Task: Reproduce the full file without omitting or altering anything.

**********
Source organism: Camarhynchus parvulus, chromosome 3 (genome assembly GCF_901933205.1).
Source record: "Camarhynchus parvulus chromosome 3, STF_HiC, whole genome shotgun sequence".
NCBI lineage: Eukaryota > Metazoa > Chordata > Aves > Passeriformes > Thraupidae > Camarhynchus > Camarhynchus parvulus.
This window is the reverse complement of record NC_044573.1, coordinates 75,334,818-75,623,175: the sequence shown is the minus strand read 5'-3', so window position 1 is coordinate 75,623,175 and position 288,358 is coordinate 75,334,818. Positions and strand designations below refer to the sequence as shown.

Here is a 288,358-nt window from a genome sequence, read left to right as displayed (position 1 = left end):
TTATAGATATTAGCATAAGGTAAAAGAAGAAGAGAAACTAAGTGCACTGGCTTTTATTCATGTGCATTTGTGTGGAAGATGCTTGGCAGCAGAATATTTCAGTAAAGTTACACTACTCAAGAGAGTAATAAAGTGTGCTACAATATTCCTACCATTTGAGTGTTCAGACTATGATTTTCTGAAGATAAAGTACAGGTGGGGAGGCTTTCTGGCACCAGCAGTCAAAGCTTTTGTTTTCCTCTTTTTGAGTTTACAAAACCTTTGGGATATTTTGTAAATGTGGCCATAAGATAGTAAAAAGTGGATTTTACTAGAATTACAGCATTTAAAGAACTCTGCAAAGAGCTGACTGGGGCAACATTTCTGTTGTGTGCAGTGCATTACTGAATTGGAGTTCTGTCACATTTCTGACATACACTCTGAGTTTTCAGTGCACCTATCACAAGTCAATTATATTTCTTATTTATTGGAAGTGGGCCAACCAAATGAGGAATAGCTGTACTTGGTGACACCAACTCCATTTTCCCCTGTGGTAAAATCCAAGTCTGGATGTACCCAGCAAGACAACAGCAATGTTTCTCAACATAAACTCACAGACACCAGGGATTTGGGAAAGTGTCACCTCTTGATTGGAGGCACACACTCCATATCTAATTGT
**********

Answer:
Source organism: Camarhynchus parvulus, chromosome 3 (genome assembly GCF_901933205.1).
Source record: "Camarhynchus parvulus chromosome 3, STF_HiC, whole genome shotgun sequence".
NCBI lineage: Eukaryota > Metazoa > Chordata > Aves > Passeriformes > Thraupidae > Camarhynchus > Camarhynchus parvulus.
This window is the reverse complement of record NC_044573.1, coordinates 75,334,818-75,623,175: the sequence shown is the minus strand read 5'-3', so window position 1 is coordinate 75,623,175 and position 288,358 is coordinate 75,334,818. Positions and strand designations below refer to the sequence as shown.

Here is a 288,358-nt window from a genome sequence, read left to right as displayed (position 1 = left end):
TTATAGATATTAGCATAAGGTAAAAGAAGAAGAGAAACTAAGTGCACTGGCTTTTATTCATGTGCATTTGTGTGGAAGATGCTTGGCAGCAGAATATTTCAGTAAAGTTACACTACTCAAGAGAGTAATAAAGTGTGCTACAATATTCCTACCATTTGAGTGTTCAGACTATGATTTTCTGAAGATAAAGTACAGGTGGGGAGGCTTTCTGGCACCAGCAGTCAAAGCTTTTGTTTTCCTCTTTTTGAGTTTACAAAACCTTTGGGATATTTTGTAAATGTGGCCATAAGATAGTAAAAAGTGGATTTTACTAGAATTACAGCATTTAAAGAACTCTGCAAAGAGCTGACTGGGGCAACATTTCTGTTGTGTGCAGTGCATTACTGAATTGGAGTTCTGTCACATTTCTGACATACACTCTGAGTTTTCAGTGCACCTATCACAAGTCAATTATATTTCTTATTTATTGGAAGTGGGCCAACCAAATGAGGAATAGCTGTACTTGGTGACACCAACTCCATTTTCCCCTGTGGTAAAATCCAAGTCTGGATGTACCCAGCAAGACAACAGCAATGTTTCTCAACATAAACTCACAGACACCAGGGATTTGGGAAAGTGTCACCTCTTGATTGGAGGCACACACTCCATATCTAATTGT